The dark tone to the entire thing might have some grimacing at the humour that is ferreted out, but I cannot count myself amongst them, with even random moments of violence – like Jopling throwing Kovacs’ cat out a window – eliciting chuckles at the sheer brazenness of it. The characters are all so vivid in their extremes, from Fiennes’ delightfully mannered Gustave to the vampirish Jopling of Dafoe, not unlike the sort of things you would see in some parodies of the era – hence my earlier comparison to Allo, Allo. The Grand Budapest Hotel has plenty of similarities, from the similar setting, characters and a plot based around smuggling artwork. There is much of Rene in Gustave, both having that same wit, inconceivable success with the opposite sex and a certain aloofness with everything around them, even a war. But The Grand Budapest Hotel exceeds its vulgar compatriot through some of its more pristine elements, though I will admit that the overall comparison might be just a little bit unfair – Allo, Allo never had the production values that Wes Anderson enjoys.
Before I lose the run of myself on the praise, it behoves me to mention some flaws. At a certain point, around the time Bill Murray shows up with his secret society of concierges, the long line of celebrity cast members become more distracting than anything. By that I mean that their casting becomes just another joke, not done so that the actor can bring something to the film, but just so the audience can notice them and be briefly amazed. Bill Murray, Tom Wilkinson and Owen Wilson are some examples, all decent actors (at the very least) whose impact on The Grand Budapest Hotel is decidedly limited. I’ve never been a huge fan of that kind of thing.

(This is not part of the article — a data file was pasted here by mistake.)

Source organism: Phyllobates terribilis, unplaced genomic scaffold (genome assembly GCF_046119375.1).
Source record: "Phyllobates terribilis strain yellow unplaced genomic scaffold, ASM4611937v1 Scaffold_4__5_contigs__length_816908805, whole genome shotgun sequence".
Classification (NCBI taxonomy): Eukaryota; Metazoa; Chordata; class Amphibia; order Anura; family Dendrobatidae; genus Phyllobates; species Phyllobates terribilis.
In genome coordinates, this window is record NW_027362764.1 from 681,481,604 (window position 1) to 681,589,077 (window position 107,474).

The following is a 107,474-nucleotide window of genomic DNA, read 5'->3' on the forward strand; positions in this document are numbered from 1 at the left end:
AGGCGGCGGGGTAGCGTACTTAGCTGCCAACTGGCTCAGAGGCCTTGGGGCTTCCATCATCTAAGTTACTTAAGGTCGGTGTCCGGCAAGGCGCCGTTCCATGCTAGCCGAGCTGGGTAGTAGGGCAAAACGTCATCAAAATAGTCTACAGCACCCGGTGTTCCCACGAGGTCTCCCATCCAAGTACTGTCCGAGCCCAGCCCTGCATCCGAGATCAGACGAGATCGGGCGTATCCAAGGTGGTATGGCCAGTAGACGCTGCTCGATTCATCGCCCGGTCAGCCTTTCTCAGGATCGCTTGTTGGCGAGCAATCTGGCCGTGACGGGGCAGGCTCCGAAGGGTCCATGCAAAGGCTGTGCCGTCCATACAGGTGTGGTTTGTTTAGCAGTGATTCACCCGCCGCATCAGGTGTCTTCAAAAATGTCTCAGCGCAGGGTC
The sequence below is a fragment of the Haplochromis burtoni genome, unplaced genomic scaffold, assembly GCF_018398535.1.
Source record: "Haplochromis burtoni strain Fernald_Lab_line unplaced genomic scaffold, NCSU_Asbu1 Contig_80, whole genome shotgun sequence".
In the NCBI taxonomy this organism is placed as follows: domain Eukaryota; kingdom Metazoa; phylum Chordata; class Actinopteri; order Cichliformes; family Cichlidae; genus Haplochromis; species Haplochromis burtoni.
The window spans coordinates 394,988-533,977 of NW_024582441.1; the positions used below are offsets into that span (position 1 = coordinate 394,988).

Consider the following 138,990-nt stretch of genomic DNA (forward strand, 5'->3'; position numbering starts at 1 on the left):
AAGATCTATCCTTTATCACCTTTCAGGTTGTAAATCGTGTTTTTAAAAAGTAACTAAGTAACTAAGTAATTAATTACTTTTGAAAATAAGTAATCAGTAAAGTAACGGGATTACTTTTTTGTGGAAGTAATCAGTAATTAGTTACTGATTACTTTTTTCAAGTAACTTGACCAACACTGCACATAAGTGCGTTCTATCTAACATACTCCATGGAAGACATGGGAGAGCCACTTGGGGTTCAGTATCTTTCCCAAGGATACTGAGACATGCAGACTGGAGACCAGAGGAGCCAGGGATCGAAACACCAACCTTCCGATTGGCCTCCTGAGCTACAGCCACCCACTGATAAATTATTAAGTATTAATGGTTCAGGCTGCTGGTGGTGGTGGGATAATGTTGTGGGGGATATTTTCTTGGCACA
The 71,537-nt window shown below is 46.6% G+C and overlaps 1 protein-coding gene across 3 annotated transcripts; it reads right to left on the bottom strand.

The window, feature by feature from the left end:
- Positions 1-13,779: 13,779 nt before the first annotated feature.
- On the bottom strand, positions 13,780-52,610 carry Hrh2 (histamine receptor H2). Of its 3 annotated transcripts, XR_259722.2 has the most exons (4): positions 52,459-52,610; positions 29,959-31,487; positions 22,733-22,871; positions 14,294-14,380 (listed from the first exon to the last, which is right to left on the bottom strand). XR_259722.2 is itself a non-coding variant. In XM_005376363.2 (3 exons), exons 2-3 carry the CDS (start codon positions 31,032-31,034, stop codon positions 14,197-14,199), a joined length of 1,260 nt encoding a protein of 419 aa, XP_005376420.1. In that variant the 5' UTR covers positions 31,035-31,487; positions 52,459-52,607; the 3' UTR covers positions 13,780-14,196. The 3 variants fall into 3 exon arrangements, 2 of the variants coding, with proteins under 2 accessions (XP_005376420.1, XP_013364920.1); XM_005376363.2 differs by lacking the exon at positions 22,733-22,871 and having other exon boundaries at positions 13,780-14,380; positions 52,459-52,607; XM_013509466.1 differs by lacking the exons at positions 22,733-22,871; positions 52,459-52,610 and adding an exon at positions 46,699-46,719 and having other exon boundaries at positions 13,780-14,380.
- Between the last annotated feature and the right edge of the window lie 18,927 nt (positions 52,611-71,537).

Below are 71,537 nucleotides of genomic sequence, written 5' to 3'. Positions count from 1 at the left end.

More seriously I felt that not enough was done with Adrian Brody’s antagonist, a gauche boor embodying some of the nastier aspects of the coming fascism. His scenes were altogether great, and he provided a great contrast with Gustave – one mostly civil with a hint of the profane, another mostly profane with the bar minimum of civility. But, there are only so many of them, and Brody’s part gets lost among the myriad of other cast members, with Dafoe’s henchman having a larger impact on the plot really. Dafoe is fine, but I think I would preferred a bit more time being given to Brody, whose character interested me just a bit more, his more subtle viciousness, his connection to the larger idea of growing fascism and his direct opposition to Gustave.
The ending might seem like a bit too much for an audience that has spent most of the previous 90 minutes laughing, but I do not count myself among them. Agatha dies off screen giving birth to Zero’s child, the real end of his time of happiness, something he mentions to the author almost offhand. Is was a startlingly turn of mood, but a very effective one, reminding the audience that such happiness can always be fleeting, and that the occasionally whimsical nature of life can be undone very quickly. In that way, having such a thing only be mentioned as opposed to shown makes it more effective as a plot tool: it turns The Grand Budapest Hotel into a sort of fantastical dream, that Zero, Agatha and the audience have to suddenly wake up from, much like the inter-war years were torn apart by the conflict coming after.